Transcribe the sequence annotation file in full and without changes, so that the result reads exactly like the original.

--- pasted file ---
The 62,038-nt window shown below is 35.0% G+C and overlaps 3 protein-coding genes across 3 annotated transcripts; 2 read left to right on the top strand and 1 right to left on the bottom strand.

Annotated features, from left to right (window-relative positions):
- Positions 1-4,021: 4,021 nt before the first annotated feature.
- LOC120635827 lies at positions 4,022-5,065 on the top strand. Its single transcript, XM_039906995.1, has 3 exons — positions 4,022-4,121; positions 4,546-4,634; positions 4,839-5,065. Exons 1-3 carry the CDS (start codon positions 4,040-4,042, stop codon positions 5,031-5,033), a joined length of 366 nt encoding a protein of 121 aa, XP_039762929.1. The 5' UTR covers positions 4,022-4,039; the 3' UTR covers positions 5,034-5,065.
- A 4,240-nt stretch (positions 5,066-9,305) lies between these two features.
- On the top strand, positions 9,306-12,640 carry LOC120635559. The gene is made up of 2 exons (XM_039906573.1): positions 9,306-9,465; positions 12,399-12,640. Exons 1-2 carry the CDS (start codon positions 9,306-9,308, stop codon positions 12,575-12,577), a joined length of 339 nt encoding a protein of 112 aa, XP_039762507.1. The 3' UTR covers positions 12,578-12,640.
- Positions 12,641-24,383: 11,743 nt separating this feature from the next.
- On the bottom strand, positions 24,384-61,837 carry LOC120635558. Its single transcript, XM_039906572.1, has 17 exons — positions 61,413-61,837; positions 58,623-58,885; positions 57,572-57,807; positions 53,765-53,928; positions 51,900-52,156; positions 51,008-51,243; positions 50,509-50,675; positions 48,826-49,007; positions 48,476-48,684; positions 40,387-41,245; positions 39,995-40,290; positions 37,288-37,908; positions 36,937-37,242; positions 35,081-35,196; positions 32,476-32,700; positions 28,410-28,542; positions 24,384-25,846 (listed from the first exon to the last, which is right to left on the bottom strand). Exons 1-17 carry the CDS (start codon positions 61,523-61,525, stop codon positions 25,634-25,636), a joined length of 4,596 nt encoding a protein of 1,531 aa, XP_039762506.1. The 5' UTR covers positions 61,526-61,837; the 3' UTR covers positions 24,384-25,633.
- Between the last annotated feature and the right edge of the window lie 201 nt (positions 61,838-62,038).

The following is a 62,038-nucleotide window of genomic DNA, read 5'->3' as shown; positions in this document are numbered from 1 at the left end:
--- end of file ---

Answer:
The 62,038-nt window shown below is 35.0% G+C and overlaps 3 protein-coding genes across 3 annotated transcripts; 2 read left to right on the top strand and 1 right to left on the bottom strand.

Annotated features, from left to right (window-relative positions):
- Positions 1-4,021: 4,021 nt before the first annotated feature.
- LOC120635827 lies at positions 4,022-5,065 on the top strand. Its single transcript, XM_039906995.1, has 3 exons — positions 4,022-4,121; positions 4,546-4,634; positions 4,839-5,065. Exons 1-3 carry the CDS (start codon positions 4,040-4,042, stop codon positions 5,031-5,033), a joined length of 366 nt encoding a protein of 121 aa, XP_039762929.1. The 5' UTR covers positions 4,022-4,039; the 3' UTR covers positions 5,034-5,065.
- A 4,240-nt stretch (positions 5,066-9,305) lies between these two features.
- On the top strand, positions 9,306-12,640 carry LOC120635559. The gene is made up of 2 exons (XM_039906573.1): positions 9,306-9,465; positions 12,399-12,640. Exons 1-2 carry the CDS (start codon positions 9,306-9,308, stop codon positions 12,575-12,577), a joined length of 339 nt encoding a protein of 112 aa, XP_039762507.1. The 3' UTR covers positions 12,578-12,640.
- Positions 12,641-24,383: 11,743 nt separating this feature from the next.
- On the bottom strand, positions 24,384-61,837 carry LOC120635558. Its single transcript, XM_039906572.1, has 17 exons — positions 61,413-61,837; positions 58,623-58,885; positions 57,572-57,807; positions 53,765-53,928; positions 51,900-52,156; positions 51,008-51,243; positions 50,509-50,675; positions 48,826-49,007; positions 48,476-48,684; positions 40,387-41,245; positions 39,995-40,290; positions 37,288-37,908; positions 36,937-37,242; positions 35,081-35,196; positions 32,476-32,700; positions 28,410-28,542; positions 24,384-25,846 (listed from the first exon to the last, which is right to left on the bottom strand). Exons 1-17 carry the CDS (start codon positions 61,523-61,525, stop codon positions 25,634-25,636), a joined length of 4,596 nt encoding a protein of 1,531 aa, XP_039762506.1. The 5' UTR covers positions 61,526-61,837; the 3' UTR covers positions 24,384-25,633.
- Between the last annotated feature and the right edge of the window lie 201 nt (positions 61,838-62,038).

The following is a 62,038-nucleotide window of genomic DNA, read 5'->3' as shown; positions in this document are numbered from 1 at the left end: